“Between 2004 and 2009,” Justice Breyer wrote, “just 29 counties (fewer than 1 percent of counties in the country) accounted for approximately half of all death sentences imposed nationwide.”
Caddo Parish, in the northwestern corner of the state, is one of these counties. Within Louisiana, where capital punishment has declined steeply, Caddo has become an outlier, accounting for fewer than 5 percent of the state’s death sentences in the early 1980s but nearly half over the past five years. Even on a national level Caddo stands apart. From 2010 to 2014, more people were sentenced to death per capita here than in any other county in the United States, among counties with four or more death sentences in that period.
Robert J. Smith, a law professor at the University of North Carolina whose work was cited in Justice Breyer’s dissent, said Caddo illustrated the geographic disparity of capital punishment. But he said this analysis did not go far enough. Caddo, he said, has bucked the national trend in large part because of one man: Dale Cox.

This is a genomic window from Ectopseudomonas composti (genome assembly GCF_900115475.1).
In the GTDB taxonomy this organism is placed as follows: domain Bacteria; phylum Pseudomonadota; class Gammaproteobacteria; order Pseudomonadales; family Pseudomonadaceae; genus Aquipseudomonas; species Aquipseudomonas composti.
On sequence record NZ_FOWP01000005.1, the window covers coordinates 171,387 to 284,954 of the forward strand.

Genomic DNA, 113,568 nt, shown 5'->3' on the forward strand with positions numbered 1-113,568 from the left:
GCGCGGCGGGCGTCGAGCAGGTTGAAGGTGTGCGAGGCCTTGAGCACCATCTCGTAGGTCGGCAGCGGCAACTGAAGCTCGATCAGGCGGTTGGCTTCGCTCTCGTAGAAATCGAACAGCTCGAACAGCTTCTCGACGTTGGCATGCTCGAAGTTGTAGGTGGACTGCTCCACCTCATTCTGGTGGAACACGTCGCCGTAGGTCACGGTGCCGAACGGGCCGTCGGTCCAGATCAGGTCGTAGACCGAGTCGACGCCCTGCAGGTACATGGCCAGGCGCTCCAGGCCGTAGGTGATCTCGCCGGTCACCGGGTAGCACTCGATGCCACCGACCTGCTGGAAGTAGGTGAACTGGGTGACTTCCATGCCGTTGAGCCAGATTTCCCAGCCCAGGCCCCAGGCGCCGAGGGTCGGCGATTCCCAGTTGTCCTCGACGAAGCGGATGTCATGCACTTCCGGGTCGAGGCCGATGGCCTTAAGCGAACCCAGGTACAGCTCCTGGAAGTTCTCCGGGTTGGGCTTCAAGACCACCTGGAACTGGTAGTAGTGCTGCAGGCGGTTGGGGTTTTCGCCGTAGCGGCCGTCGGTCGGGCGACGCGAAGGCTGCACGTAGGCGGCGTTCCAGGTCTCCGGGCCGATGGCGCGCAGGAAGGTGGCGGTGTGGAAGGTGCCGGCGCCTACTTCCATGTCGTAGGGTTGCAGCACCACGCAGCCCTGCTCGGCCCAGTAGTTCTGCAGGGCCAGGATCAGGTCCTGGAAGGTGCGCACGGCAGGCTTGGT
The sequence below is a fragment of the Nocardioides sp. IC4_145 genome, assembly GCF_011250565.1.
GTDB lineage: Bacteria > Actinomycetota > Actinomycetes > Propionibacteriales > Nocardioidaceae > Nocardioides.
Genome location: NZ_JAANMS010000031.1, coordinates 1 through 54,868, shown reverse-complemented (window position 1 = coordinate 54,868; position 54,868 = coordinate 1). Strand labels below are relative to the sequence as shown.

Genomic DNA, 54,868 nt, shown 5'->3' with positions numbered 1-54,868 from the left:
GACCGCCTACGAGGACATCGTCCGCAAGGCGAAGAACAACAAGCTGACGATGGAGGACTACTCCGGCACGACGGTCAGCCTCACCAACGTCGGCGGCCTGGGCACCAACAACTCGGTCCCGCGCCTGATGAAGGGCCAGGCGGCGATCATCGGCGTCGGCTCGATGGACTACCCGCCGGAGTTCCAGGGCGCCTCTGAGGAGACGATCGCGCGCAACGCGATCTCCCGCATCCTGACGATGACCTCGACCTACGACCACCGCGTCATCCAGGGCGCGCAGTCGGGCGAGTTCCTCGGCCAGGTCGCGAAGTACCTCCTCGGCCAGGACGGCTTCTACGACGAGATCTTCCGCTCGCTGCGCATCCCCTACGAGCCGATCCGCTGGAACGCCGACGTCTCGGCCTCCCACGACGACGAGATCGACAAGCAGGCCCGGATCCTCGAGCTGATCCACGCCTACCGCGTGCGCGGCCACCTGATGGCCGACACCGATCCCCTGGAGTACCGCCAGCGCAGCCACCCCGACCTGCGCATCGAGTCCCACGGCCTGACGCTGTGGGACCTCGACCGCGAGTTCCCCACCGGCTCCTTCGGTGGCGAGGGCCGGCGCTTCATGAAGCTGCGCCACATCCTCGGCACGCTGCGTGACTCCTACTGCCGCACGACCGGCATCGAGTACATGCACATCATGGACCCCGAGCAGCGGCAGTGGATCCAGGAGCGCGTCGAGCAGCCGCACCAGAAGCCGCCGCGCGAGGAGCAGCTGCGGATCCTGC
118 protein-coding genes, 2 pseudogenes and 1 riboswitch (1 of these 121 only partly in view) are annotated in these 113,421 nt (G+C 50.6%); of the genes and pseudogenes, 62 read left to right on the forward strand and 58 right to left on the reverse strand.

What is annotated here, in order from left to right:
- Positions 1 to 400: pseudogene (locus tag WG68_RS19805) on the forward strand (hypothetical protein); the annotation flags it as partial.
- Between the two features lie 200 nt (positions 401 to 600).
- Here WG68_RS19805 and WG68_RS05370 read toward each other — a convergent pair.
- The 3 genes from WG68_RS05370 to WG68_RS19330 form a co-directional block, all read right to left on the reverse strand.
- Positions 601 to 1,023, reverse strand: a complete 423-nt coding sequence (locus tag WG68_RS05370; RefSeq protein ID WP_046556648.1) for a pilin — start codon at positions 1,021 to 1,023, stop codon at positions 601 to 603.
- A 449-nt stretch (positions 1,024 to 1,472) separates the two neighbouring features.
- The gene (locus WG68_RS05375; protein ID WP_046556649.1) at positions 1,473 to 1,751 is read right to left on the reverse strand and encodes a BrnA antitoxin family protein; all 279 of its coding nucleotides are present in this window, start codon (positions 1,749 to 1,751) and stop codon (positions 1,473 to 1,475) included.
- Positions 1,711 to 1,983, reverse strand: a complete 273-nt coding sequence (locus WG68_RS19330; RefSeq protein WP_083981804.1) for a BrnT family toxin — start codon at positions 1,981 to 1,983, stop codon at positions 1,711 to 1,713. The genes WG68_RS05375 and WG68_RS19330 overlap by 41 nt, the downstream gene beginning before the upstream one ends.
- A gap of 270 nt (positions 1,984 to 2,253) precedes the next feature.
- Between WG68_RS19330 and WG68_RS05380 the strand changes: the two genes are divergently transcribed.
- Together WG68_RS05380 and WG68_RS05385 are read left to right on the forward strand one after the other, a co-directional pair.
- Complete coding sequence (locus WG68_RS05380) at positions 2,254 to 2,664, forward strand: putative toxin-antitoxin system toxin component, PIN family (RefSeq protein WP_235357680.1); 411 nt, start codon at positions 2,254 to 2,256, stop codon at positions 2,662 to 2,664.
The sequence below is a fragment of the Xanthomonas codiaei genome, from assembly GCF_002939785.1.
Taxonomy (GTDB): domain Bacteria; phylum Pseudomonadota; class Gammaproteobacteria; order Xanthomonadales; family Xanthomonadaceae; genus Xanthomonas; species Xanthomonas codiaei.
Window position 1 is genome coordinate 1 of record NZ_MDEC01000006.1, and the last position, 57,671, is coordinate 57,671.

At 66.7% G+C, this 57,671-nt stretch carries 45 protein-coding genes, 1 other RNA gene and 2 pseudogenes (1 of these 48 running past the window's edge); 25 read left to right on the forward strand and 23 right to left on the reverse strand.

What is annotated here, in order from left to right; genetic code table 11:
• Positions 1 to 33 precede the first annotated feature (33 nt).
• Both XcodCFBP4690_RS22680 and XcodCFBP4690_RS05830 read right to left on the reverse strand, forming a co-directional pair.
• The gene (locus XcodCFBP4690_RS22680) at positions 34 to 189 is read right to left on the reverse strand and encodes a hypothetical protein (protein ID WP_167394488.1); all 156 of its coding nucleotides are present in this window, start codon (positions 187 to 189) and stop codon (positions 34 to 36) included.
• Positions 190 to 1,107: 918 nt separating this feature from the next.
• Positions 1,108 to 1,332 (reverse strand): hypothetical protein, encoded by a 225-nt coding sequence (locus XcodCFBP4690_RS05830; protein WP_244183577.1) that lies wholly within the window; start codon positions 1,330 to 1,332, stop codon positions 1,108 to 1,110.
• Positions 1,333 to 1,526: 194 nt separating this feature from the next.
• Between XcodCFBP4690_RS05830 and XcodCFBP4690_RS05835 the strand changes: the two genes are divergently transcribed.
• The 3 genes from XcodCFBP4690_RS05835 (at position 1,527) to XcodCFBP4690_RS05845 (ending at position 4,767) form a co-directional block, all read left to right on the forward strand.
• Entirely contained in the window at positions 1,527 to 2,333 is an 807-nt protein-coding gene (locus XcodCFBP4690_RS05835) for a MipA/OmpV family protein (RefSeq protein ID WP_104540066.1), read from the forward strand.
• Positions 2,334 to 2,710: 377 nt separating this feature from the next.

Cox, 67, who is the acting district attorney and who has secured more than a third of Louisiana’s death sentences over the last five years, has lately become one of the country’s bluntest spokesmen for the death penalty. He has readily accepted invitations from reporters to explain whether he meant what he said to The Shreveport Times in March: that capital punishment is primarily and rightly about revenge and that the state needs to “kill more people.” Yes, he really meant it.
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